Monopoly Money: The Rapid Consolidation of the Games Industry

2022 is already the biggest year for the games industry since 2014. Not since GamerGate has the industry been forced to witness such a seismic shift. Although this time the shift is both cultural and financial. In January of this year Microsoft bought Activision-Blizzard, owner of some of the most popular game franchises of all time and a publisher and studio collective deeply mired in workplace harassment and misconduct controversies. Later the same month Sony bought Bungie, a company that had once held sway over the first person shooter market with the Halo series and later the live service Destiny games. They have also been stuck with labor misconduct and crunch issues since their very inception. So yes Microsoft and Sony have bought two of the most successful gaming companies in history but they have also bought their problems. More so what does this mean for the future of the games industry? One that is already dominated by three enormous conglomerates.

It was a fair assessment that Microsoft would clear house when the Activision-Blizzard deal was finalized but it was never going to be the righteous delivery of justice it should be. Activision-Blizzard’s CEO Bobby Kotick – the head of the snake so to speak – is due to leave the company on a golden parachute of $390 million once the acquisition is complete. Many others named in the lawsuit will likely follow him while their mostly female victims will have no such safety net and be left with a comparatively paltry sum should the lawsuit succeed as well as years of trauma to contend with.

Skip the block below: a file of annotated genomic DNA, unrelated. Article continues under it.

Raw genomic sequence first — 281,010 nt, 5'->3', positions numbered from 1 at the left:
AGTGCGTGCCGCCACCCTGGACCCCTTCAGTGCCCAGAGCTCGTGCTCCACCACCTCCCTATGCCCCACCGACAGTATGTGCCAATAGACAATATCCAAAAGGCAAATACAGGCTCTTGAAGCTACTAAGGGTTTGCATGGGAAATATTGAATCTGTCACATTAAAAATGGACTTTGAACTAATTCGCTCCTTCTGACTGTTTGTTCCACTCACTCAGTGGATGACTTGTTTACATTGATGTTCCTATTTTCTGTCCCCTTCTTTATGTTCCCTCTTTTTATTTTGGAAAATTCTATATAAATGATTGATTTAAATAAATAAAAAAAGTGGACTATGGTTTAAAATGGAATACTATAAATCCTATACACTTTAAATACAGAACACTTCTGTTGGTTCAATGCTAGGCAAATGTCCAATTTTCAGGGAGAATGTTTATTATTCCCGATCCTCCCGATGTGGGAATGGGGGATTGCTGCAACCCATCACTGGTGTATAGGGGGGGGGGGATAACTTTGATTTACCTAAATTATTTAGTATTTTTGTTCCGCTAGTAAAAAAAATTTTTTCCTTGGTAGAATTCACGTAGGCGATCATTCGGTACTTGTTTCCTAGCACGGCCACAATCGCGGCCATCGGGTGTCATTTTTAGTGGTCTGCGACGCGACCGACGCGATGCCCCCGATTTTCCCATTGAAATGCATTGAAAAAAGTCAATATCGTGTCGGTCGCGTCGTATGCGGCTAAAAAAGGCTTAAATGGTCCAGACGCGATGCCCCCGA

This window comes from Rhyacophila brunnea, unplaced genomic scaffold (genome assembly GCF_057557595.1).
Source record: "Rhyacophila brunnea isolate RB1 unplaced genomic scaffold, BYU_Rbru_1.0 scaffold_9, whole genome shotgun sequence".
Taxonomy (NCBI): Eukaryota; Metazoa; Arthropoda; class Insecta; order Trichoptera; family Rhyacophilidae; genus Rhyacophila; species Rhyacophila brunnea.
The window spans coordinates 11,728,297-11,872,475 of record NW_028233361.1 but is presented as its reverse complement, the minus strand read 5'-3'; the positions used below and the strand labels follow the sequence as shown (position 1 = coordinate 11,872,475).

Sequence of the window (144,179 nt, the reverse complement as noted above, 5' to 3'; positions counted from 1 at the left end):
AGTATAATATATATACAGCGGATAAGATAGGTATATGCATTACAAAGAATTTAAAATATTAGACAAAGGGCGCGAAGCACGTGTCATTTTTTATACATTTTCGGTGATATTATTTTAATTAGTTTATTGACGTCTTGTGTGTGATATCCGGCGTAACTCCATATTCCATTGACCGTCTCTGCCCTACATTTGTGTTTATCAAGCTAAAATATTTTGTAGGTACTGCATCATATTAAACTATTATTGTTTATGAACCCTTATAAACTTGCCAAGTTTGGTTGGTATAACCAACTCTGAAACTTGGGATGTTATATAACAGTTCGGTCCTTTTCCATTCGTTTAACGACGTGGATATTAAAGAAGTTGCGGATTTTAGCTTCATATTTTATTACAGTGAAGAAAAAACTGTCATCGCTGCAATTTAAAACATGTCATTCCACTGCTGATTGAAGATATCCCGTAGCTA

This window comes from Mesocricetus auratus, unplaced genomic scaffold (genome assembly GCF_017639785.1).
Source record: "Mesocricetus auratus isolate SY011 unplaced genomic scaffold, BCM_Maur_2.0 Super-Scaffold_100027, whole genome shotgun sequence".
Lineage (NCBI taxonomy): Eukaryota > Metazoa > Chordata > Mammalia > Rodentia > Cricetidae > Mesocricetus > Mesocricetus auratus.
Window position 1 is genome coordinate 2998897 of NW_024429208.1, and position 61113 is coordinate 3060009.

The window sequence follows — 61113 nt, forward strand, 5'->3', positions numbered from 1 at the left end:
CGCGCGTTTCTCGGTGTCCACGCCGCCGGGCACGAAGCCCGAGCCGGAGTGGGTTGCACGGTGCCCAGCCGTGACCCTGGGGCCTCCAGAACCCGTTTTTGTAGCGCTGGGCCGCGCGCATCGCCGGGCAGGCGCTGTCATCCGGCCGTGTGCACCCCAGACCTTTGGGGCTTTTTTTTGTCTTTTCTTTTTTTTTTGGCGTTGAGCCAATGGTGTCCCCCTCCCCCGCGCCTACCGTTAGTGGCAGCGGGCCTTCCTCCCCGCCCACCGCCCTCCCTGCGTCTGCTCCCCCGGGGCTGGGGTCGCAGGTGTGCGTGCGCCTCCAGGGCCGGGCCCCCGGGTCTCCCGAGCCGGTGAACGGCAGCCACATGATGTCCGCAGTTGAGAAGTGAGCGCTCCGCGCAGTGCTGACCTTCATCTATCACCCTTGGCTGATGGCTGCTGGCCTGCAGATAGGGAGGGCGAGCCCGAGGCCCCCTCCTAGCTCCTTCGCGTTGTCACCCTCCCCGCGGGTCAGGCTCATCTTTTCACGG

Microsoft paid $68.7 billion for Activision-Blizzard. An enormous amount of money certainly but it’s also an enormous consolidation within the industry and that’s without taking the Sony-Bungie deal into account. Microsoft now own three of the biggest game franchises – Call of Duty, World of Warcraft and Overwatch – in the world. With the acquisition of Call of Duty publisher Activision and all of the game’s development companies Microsoft has the AAA budget shooter locked down. The biggest challenger to Call of Duty was Halo or Gears of War. Now they’re all under the one umbrella. But with this figurative gold mine comes unresolved law suits and a host of irate, fed-up staff who are more than willing to unionize. What was once a six month long headache for Activision-Blizzard is now a years long headache for Microsoft.

But Microsoft and Sony aren’t finished yet. In fact they’ve barely started. Just last year Microsoft completed the acquisition of Bethesda, owners of Fallout, developers of The Elder Scrolls and publishers of Doom and Wolfenstein, all for a cool $7.5 billion. This all amounts to monopolization. In an industry lorded over by three companies richer than God it’s easy to see how smaller studios get snapped up and single person developers are hired to work on larger projects. This will ultimately amount to studios working on “indie games” financed by companies that are our more boring equivalent of cyberpunk zaibatsus. In 2018 alone Microsoft announced the acquisition of four new studios including Ninja Theory while Sony snapped up their third party golden child Insomniac Games in 2019 further solidifying their hold in the endless tug-of-war over Spider-Man.